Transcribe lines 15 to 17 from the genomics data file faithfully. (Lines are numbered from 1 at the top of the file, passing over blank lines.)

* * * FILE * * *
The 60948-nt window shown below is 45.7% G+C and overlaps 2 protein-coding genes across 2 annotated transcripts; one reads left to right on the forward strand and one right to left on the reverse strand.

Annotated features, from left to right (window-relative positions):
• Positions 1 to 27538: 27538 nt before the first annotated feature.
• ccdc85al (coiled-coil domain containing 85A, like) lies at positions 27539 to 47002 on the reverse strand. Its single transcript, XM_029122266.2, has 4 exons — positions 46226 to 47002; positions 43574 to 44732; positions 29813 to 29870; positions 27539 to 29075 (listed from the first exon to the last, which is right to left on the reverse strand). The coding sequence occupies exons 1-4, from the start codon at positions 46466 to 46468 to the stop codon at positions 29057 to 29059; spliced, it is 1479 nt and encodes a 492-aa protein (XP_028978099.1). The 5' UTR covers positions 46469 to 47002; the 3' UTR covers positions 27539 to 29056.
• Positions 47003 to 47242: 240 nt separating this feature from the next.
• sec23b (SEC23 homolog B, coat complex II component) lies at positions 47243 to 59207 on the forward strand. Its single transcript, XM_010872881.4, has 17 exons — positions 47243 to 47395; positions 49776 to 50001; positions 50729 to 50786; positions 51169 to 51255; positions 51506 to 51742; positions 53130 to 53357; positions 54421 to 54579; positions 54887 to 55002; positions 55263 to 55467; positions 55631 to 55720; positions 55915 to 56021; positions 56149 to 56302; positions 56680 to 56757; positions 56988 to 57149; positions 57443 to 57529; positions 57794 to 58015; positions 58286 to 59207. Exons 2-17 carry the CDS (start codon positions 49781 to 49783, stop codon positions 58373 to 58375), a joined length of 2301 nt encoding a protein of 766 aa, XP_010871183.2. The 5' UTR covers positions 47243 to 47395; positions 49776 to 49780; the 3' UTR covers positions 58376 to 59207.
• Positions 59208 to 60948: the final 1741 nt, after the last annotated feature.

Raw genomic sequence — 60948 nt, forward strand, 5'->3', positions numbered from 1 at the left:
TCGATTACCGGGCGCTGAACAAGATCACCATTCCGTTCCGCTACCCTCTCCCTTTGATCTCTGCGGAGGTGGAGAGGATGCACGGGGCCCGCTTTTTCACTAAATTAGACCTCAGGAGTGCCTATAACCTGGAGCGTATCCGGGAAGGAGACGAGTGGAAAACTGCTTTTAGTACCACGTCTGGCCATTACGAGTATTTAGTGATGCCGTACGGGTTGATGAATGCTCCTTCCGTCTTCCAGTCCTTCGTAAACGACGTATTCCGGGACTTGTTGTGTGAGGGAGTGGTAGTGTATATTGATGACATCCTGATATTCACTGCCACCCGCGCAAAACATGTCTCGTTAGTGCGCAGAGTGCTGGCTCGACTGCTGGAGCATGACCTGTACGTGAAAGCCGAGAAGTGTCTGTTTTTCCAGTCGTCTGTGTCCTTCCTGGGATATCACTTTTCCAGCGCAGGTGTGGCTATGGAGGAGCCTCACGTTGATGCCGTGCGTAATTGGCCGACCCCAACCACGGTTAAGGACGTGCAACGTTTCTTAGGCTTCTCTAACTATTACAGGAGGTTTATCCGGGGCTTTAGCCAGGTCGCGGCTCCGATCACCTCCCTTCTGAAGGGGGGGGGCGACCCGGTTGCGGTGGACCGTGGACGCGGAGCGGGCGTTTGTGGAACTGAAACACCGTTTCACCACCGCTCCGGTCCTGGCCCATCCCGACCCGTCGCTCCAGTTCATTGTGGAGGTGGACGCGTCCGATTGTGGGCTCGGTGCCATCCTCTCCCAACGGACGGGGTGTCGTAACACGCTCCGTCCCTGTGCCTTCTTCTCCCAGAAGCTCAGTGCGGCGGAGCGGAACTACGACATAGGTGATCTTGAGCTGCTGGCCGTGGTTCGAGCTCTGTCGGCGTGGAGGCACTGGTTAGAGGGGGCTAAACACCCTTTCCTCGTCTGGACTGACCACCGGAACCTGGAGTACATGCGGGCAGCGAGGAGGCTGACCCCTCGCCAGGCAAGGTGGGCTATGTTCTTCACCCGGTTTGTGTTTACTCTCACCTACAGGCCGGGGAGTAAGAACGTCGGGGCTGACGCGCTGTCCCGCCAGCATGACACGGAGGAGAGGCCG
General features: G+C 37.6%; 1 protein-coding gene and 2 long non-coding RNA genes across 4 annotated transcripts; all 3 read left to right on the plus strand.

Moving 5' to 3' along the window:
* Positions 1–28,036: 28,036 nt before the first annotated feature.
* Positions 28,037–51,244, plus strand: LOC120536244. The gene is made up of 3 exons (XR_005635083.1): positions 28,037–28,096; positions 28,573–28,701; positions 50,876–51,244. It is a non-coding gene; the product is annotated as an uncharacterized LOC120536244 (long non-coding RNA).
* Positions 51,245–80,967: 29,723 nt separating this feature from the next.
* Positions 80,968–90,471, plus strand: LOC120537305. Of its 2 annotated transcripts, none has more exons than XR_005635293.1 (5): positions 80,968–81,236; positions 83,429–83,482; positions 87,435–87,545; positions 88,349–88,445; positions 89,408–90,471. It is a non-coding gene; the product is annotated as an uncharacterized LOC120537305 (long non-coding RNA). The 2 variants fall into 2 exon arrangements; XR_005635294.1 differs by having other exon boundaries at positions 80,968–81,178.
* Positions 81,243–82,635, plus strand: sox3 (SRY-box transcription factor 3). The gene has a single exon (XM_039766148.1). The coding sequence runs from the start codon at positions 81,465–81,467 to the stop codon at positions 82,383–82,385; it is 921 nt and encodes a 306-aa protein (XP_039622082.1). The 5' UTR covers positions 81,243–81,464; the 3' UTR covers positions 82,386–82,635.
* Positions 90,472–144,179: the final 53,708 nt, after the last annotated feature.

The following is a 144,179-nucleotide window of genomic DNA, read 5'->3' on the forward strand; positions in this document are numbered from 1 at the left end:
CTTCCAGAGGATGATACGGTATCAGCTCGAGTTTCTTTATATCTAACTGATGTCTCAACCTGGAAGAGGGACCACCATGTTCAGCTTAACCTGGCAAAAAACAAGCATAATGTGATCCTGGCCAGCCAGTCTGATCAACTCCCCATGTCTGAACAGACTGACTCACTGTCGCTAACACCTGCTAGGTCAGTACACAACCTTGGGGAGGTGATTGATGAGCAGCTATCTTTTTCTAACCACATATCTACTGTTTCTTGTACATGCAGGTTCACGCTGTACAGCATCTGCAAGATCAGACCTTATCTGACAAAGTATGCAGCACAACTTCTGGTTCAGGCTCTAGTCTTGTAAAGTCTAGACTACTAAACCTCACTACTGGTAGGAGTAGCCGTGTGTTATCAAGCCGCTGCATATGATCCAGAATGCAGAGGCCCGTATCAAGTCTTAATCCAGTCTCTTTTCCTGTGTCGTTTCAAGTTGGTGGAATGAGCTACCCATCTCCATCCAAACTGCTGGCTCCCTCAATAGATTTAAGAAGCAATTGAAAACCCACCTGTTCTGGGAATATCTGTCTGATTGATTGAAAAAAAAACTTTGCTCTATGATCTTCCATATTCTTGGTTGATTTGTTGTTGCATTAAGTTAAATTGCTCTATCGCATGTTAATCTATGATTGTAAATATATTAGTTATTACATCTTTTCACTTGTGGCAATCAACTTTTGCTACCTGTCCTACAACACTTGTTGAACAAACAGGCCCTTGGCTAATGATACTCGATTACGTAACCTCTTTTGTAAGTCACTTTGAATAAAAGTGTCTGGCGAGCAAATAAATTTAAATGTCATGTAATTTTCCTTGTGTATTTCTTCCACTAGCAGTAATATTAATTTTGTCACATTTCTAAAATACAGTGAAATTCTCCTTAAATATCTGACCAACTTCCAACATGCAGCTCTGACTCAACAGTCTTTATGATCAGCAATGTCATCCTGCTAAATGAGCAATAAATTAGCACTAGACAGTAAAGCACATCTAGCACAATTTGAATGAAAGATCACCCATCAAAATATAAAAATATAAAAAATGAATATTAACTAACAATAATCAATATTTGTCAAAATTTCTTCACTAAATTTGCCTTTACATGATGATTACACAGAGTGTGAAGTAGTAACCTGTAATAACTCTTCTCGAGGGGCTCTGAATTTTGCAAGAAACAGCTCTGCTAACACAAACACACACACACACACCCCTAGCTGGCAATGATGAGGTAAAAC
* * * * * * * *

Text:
* Positions 80,968–90,471, plus strand: LOC120537305. Of its 2 annotated transcripts, none has more exons than XR_005635293.1 (5): positions 80,968–81,236; positions 83,429–83,482; positions 87,435–87,545; positions 88,349–88,445; positions 89,408–90,471. It is a non-coding gene; the product is annotated as an uncharacterized LOC120537305 (long non-coding RNA). The 2 variants fall into 2 exon arrangements; XR_005635294.1 differs by having other exon boundaries at positions 80,968–81,178.
* Positions 81,243–82,635, plus strand: sox3 (SRY-box transcription factor 3). The gene has a single exon (XM_039766148.1). The coding sequence runs from the start codon at positions 81,465–81,467 to the stop codon at positions 82,383–82,385; it is 921 nt and encodes a 306-aa protein (XP_039622082.1). The 5' UTR covers positions 81,243–81,464; the 3' UTR covers positions 82,386–82,635.
* Positions 90,472–144,179: the final 53,708 nt, after the last annotated feature.